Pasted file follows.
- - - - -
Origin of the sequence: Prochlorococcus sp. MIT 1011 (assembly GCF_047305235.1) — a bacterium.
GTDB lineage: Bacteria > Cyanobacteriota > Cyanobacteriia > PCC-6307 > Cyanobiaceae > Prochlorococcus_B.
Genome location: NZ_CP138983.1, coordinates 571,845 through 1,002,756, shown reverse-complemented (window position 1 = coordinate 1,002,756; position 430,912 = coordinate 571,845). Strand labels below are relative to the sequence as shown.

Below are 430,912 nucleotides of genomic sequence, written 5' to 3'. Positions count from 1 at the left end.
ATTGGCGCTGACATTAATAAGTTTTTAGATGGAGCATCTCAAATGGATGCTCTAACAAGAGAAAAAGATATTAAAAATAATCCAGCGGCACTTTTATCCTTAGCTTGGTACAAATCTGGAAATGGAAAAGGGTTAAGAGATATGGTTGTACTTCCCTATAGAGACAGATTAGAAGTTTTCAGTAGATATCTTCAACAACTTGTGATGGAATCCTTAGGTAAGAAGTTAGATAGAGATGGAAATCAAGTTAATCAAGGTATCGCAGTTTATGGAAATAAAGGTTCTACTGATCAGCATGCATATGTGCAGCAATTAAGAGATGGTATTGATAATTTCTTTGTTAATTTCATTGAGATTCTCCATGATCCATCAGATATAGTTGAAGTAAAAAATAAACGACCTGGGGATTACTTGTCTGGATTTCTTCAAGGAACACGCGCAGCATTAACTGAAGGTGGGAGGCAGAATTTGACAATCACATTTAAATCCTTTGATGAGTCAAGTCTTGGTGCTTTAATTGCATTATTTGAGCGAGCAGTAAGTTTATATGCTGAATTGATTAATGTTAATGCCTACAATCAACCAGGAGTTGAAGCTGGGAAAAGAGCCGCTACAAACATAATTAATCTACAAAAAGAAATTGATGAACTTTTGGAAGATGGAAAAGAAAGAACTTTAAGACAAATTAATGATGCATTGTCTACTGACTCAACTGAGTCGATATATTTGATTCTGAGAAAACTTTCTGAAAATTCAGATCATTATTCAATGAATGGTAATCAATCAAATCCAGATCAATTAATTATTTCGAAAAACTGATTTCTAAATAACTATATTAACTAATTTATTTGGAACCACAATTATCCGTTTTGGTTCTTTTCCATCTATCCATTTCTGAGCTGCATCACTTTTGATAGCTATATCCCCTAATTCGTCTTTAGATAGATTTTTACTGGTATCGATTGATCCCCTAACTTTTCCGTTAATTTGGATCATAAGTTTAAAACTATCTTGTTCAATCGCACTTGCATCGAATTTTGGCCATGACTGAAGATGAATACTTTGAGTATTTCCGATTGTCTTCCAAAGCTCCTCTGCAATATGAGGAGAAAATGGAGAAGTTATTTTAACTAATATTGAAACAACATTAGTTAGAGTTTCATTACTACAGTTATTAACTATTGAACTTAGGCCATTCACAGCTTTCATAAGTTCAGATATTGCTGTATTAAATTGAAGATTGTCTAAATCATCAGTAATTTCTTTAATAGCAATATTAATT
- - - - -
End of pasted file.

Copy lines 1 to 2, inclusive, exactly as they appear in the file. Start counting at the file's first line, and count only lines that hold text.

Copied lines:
Origin of the sequence: Prochlorococcus sp. MIT 1011 (assembly GCF_047305235.1) — a bacterium.
GTDB lineage: Bacteria > Cyanobacteriota > Cyanobacteriia > PCC-6307 > Cyanobiaceae > Prochlorococcus_B.